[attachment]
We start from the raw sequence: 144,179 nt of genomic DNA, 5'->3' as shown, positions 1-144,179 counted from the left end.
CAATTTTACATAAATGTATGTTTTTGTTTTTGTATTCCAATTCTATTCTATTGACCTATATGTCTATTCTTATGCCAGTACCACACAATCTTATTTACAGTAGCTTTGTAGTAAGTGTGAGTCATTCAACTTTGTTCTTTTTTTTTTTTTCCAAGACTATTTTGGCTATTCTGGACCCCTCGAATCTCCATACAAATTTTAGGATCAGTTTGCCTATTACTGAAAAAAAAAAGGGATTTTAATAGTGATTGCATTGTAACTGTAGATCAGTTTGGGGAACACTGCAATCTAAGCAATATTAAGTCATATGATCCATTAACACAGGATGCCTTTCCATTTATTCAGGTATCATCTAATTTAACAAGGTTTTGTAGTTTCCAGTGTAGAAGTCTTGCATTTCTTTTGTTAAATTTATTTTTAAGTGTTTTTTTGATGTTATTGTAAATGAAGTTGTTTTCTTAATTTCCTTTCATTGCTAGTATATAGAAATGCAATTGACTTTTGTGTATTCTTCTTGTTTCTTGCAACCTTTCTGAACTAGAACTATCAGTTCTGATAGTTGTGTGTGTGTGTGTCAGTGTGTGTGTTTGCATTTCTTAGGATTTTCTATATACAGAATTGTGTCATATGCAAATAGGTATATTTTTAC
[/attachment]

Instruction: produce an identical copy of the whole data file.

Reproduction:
We start from the raw sequence: 144,179 nt of genomic DNA, 5'->3' as shown, positions 1-144,179 counted from the left end.
CAATTTTACATAAATGTATGTTTTTGTTTTTGTATTCCAATTCTATTCTATTGACCTATATGTCTATTCTTATGCCAGTACCACACAATCTTATTTACAGTAGCTTTGTAGTAAGTGTGAGTCATTCAACTTTGTTCTTTTTTTTTTTTTCCAAGACTATTTTGGCTATTCTGGACCCCTCGAATCTCCATACAAATTTTAGGATCAGTTTGCCTATTACTGAAAAAAAAAAGGGATTTTAATAGTGATTGCATTGTAACTGTAGATCAGTTTGGGGAACACTGCAATCTAAGCAATATTAAGTCATATGATCCATTAACACAGGATGCCTTTCCATTTATTCAGGTATCATCTAATTTAACAAGGTTTTGTAGTTTCCAGTGTAGAAGTCTTGCATTTCTTTTGTTAAATTTATTTTTAAGTGTTTTTTTGATGTTATTGTAAATGAAGTTGTTTTCTTAATTTCCTTTCATTGCTAGTATATAGAAATGCAATTGACTTTTGTGTATTCTTCTTGTTTCTTGCAACCTTTCTGAACTAGAACTATCAGTTCTGATAGTTGTGTGTGTGTGTGTCAGTGTGTGTGTTTGCATTTCTTAGGATTTTCTATATACAGAATTGTGTCATATGCAAATAGGTATATTTTTAC